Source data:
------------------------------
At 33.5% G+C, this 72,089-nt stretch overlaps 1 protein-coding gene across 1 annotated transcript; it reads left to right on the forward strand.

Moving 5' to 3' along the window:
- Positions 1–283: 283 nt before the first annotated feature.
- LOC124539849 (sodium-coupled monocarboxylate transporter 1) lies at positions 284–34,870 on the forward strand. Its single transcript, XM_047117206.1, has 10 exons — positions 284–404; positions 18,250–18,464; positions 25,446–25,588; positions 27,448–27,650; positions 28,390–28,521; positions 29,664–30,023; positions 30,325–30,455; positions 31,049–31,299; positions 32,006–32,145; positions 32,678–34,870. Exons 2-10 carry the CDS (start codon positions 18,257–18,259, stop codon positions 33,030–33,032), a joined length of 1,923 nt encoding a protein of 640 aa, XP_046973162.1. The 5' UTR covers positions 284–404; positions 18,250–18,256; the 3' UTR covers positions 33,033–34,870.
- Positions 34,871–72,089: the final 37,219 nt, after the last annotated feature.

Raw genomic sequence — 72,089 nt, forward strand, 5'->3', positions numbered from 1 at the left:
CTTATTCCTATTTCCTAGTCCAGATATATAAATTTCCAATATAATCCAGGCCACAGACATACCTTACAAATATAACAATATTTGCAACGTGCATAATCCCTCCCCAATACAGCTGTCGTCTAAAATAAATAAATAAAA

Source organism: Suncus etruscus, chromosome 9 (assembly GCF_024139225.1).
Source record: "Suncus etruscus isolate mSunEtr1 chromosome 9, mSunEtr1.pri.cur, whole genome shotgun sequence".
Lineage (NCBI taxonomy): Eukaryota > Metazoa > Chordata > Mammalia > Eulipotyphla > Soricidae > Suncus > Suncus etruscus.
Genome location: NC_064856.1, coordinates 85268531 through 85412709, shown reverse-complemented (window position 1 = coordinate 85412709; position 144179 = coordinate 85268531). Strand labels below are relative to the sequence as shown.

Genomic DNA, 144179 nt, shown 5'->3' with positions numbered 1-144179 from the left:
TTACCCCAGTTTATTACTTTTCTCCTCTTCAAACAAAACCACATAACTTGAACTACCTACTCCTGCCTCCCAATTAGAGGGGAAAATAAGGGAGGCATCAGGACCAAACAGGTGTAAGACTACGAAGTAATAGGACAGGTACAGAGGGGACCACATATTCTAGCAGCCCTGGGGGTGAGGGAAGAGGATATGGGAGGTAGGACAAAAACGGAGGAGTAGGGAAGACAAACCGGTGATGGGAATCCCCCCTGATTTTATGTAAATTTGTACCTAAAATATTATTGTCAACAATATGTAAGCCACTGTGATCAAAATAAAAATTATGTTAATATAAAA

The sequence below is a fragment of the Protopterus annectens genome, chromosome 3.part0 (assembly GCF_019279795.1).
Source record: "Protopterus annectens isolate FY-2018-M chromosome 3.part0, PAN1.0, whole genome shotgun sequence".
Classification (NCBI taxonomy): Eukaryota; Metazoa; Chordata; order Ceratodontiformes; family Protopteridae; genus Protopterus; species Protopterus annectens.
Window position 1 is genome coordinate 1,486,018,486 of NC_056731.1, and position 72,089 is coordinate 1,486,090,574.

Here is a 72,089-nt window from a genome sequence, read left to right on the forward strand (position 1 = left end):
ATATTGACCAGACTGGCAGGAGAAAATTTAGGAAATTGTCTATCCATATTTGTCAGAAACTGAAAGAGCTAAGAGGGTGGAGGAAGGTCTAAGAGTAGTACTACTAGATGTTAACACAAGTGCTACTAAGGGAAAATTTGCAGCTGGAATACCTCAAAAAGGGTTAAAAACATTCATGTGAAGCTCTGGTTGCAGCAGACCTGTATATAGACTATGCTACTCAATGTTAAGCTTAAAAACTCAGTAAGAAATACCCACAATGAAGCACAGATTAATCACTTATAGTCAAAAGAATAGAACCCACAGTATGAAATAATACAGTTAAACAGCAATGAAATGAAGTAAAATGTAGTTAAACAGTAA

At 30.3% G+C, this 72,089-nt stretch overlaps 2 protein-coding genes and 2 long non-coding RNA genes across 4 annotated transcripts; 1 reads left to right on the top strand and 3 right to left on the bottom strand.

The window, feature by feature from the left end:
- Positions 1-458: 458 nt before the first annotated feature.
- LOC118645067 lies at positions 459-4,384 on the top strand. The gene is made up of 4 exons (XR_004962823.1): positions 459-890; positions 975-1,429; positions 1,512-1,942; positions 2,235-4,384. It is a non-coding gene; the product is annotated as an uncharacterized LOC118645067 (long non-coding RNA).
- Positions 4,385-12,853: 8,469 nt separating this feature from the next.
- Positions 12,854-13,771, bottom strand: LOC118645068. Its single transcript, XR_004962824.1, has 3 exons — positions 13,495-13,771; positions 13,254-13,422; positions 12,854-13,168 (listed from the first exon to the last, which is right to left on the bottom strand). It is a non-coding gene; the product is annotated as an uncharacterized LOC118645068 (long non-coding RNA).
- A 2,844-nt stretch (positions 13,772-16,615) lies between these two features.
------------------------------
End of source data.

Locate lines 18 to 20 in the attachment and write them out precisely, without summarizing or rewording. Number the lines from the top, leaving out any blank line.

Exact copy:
Here is a 72,089-nt window from a genome sequence, read left to right on the forward strand (position 1 = left end):
ATATTGACCAGACTGGCAGGAGAAAATTTAGGAAATTGTCTATCCATATTTGTCAGAAACTGAAAGAGCTAAGAGGGTGGAGGAAGGTCTAAGAGTAGTACTACTAGATGTTAACACAAGTGCTACTAAGGGAAAATTTGCAGCTGGAATACCTCAAAAAGGGTTAAAAACATTCATGTGAAGCTCTGGTTGCAGCAGACCTGTATATAGACTATGCTACTCAATGTTAAGCTTAAAAACTCAGTAAGAAATACCCACAATGAAGCACAGATTAATCACTTATAGTCAAAAGAATAGAACCCACAGTATGAAATAATACAGTTAAACAGCAATGAAATGAAGTAAAATGTAGTTAAACAGTAA

At 30.3% G+C, this 72,089-nt stretch overlaps 2 protein-coding genes and 2 long non-coding RNA genes across 4 annotated transcripts; 1 reads left to right on the top strand and 3 right to left on the bottom strand.